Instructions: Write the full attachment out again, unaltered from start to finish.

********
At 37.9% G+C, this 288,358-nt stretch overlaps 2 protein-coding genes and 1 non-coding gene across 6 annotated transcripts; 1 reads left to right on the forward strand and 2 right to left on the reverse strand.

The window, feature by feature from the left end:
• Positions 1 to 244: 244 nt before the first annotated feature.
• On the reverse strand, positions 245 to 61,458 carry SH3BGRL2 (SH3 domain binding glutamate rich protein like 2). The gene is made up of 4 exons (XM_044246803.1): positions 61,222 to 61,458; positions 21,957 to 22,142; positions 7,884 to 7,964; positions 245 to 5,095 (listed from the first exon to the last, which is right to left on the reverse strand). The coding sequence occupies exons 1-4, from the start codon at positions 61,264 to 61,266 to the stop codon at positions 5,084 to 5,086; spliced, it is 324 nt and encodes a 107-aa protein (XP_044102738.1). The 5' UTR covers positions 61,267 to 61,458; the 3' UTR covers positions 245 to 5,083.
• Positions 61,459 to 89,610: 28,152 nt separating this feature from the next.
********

At 37.9% G+C, this 288,358-nt stretch overlaps 2 protein-coding genes and 1 non-coding gene across 6 annotated transcripts; 1 reads left to right on the forward strand and 2 right to left on the reverse strand.

The window, feature by feature from the left end:
• Positions 1 to 244: 244 nt before the first annotated feature.
• On the reverse strand, positions 245 to 61,458 carry SH3BGRL2 (SH3 domain binding glutamate rich protein like 2). The gene is made up of 4 exons (XM_044246803.1): positions 61,222 to 61,458; positions 21,957 to 22,142; positions 7,884 to 7,964; positions 245 to 5,095 (listed from the first exon to the last, which is right to left on the reverse strand). The coding sequence occupies exons 1-4, from the start codon at positions 61,264 to 61,266 to the stop codon at positions 5,084 to 5,086; spliced, it is 324 nt and encodes a 107-aa protein (XP_044102738.1). The 5' UTR covers positions 61,267 to 61,458; the 3' UTR covers positions 245 to 5,083.
• Positions 61,459 to 89,610: 28,152 nt separating this feature from the next.